First of a series of posts . . .

. . . about the reclaimed materials business.

Too Much Stuff

I’ve been thinking of writing about various parts of the business of acquiring and selling building materials. I’ve been working in this industry since 2007, have been running a store for most of that time, have worked on deconstruction and salvage teams and have discussed and analyzed all its nooks and crannies with my colleagues at great length.

My first topic is suggested by recent events, namely the shutdown of Buffalo ReUse in late November 2022. We (ReUse Action) swooped in when they lost their lease, offering to clean out their building in exchange for control of the non-profit organization. They accepted our offer, and we’re in the midst of the cleanout.

The disposition of the materials at the Buffalo ReUse store is a huge job. We’ve hardly begun the removal to the landfill, but I expect us to fill and send away 15-20 dumpsters before we’re through. About 90% of the materials at the store is worthless and will have to be landfilled; the rest we’re either bringing to our store or selling cheap/giving away to the public.

I could write about this episode for hours, but the specific point I feel compelled to write about is the recent common reaction among supporters of both Buffalo ReUse and ReUse Action – “Oh, how sad! All that good material going to the landfill!”, with a subtext of “We thought you were a green organization, and here you are throwing away good material!”

Too Much Worthless Stuff

Let me back up a little. I said “about 90% of the [Buffalo ReUse] materials at the store is worthless”.

What do I mean by “worthless”? That a whole building full of carefully saved material has no value? Yes, but let me expand on that.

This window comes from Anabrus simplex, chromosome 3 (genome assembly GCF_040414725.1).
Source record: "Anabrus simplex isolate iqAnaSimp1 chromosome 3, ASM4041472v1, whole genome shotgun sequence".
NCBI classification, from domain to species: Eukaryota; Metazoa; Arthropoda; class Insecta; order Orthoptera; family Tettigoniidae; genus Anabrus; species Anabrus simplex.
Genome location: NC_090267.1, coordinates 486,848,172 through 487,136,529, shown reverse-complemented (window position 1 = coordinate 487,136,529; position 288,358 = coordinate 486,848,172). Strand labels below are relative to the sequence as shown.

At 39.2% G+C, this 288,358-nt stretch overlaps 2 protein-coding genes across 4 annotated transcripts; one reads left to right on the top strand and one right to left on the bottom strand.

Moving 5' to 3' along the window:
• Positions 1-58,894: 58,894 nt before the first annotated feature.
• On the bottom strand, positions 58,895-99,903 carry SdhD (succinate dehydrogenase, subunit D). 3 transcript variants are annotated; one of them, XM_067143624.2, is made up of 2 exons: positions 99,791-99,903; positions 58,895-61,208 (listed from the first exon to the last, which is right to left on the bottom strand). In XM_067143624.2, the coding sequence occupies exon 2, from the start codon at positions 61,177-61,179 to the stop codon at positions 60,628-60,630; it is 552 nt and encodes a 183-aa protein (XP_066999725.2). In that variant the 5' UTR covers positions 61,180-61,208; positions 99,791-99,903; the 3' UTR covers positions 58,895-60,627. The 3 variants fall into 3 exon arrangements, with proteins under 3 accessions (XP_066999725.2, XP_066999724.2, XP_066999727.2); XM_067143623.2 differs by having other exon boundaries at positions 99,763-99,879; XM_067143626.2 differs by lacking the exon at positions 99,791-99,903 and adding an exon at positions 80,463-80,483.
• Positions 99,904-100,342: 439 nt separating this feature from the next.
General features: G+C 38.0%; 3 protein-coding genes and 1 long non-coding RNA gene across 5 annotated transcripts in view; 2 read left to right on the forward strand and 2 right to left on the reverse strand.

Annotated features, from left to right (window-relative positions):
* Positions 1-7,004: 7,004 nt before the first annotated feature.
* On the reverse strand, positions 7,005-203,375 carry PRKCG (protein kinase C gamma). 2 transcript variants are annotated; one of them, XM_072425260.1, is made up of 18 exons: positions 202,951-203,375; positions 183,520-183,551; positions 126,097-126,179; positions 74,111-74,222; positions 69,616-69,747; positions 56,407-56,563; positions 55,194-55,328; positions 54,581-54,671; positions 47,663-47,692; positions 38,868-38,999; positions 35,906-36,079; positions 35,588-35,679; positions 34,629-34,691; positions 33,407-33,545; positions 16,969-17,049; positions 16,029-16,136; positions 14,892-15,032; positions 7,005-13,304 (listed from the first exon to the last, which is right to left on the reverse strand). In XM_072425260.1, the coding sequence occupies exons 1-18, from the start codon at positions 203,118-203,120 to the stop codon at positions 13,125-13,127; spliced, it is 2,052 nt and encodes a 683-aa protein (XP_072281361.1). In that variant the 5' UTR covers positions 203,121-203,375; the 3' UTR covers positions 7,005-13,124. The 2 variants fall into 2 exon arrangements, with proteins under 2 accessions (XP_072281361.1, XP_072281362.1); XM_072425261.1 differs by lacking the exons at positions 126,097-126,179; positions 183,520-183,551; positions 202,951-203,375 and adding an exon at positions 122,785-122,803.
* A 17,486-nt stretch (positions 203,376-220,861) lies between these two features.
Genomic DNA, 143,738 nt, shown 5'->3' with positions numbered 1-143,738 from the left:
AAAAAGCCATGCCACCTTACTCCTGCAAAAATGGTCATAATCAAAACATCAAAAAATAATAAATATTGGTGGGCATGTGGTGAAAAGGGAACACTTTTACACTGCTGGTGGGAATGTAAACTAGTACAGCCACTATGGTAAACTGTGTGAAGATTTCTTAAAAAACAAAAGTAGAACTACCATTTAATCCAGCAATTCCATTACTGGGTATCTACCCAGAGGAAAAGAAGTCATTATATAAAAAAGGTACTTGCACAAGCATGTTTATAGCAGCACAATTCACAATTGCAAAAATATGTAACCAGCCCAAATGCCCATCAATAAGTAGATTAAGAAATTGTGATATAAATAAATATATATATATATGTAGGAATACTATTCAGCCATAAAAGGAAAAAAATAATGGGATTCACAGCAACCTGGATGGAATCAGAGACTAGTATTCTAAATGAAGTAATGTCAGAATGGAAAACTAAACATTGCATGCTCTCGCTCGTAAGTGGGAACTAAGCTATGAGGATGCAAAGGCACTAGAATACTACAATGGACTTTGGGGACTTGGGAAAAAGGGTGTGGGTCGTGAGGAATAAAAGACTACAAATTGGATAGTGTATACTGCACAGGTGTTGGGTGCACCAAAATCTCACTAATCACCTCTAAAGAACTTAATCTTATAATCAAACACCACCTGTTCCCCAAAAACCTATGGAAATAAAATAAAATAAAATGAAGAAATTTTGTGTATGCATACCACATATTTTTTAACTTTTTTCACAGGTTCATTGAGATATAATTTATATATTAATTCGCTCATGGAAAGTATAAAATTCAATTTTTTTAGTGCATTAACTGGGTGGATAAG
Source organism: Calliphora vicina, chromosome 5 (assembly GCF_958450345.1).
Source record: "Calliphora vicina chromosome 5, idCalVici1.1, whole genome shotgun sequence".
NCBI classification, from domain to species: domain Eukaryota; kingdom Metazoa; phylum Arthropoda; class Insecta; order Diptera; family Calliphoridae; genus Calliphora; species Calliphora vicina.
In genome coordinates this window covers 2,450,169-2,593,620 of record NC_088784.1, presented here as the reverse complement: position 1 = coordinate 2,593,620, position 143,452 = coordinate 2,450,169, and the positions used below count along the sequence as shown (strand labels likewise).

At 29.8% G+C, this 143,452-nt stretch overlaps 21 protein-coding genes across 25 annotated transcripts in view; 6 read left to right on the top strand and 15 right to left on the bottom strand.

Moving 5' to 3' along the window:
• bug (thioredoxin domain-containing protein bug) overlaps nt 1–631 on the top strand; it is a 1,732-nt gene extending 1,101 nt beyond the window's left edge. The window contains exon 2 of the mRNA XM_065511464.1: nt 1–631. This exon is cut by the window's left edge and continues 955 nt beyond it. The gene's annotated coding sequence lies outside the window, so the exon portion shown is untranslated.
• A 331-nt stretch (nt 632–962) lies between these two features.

I refer to our reclaimed material operation as a business. When we started and ran Buffalo ReUse, as a non-profit, it was a business.

Businesses, in this society, need to make a profit, or, put another way, have a margin sufficient to remain in operation. So worthless means something that won’t make money for the business. This is because it can’t be sold, because nobody wants to buy it.

So why is it worthless, and how did we end up with a building full of worthless material?

For years, customers and visitors to our store have said to me “It must be really cool to work with all this wonderful material!” I try to be polite and agree, but I’ve been known to say “It was really cool for about six months, then it was more like “Oh no, more material in the unending flood of stuff!'”

Once things get rolling, and people know you want their unwanted things (because you remind them without ceasing) it truly becomes an unending flood.

So, you learn to say no, and as time goes on and the pile of material gets bigger, you say no to more things, things you used to take.

I’d say it’s Rule Number One, because if you aren’t picky about what you take, you soon have a real problem. Too much material, and particularly too much unwanted material (people don’t buy it) becomes a storage and disposal problem.

I’ll continue in my next post. This is about five hundred words. Can you tell I could talk about this for hours?

Part Two is here.

It's a big mess.
It’s a big mess.